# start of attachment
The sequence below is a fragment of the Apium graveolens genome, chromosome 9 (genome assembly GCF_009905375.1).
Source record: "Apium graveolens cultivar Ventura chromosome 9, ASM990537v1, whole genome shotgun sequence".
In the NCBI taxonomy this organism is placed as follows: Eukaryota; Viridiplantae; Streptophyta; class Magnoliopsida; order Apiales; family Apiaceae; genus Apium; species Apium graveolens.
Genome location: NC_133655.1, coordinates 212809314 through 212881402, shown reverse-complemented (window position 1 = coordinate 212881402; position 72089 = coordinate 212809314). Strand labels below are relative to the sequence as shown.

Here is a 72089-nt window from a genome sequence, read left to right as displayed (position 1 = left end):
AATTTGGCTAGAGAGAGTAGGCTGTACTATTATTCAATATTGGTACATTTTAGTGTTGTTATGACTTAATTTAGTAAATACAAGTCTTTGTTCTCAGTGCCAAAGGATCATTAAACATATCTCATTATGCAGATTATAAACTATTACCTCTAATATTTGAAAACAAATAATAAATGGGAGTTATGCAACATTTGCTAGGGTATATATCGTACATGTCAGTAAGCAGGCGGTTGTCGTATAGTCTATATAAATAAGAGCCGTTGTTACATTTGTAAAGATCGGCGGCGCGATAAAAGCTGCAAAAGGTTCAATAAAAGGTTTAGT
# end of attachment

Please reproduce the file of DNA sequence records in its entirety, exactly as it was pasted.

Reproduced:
The sequence below is a fragment of the Apium graveolens genome, chromosome 9 (genome assembly GCF_009905375.1).
Source record: "Apium graveolens cultivar Ventura chromosome 9, ASM990537v1, whole genome shotgun sequence".
In the NCBI taxonomy this organism is placed as follows: Eukaryota; Viridiplantae; Streptophyta; class Magnoliopsida; order Apiales; family Apiaceae; genus Apium; species Apium graveolens.
Genome location: NC_133655.1, coordinates 212809314 through 212881402, shown reverse-complemented (window position 1 = coordinate 212881402; position 72089 = coordinate 212809314). Strand labels below are relative to the sequence as shown.

Here is a 72089-nt window from a genome sequence, read left to right as displayed (position 1 = left end):
AATTTGGCTAGAGAGAGTAGGCTGTACTATTATTCAATATTGGTACATTTTAGTGTTGTTATGACTTAATTTAGTAAATACAAGTCTTTGTTCTCAGTGCCAAAGGATCATTAAACATATCTCATTATGCAGATTATAAACTATTACCTCTAATATTTGAAAACAAATAATAAATGGGAGTTATGCAACATTTGCTAGGGTATATATCGTACATGTCAGTAAGCAGGCGGTTGTCGTATAGTCTATATAAATAAGAGCCGTTGTTACATTTGTAAAGATCGGCGGCGCGATAAAAGCTGCAAAAGGTTCAATAAAAGGTTTAGT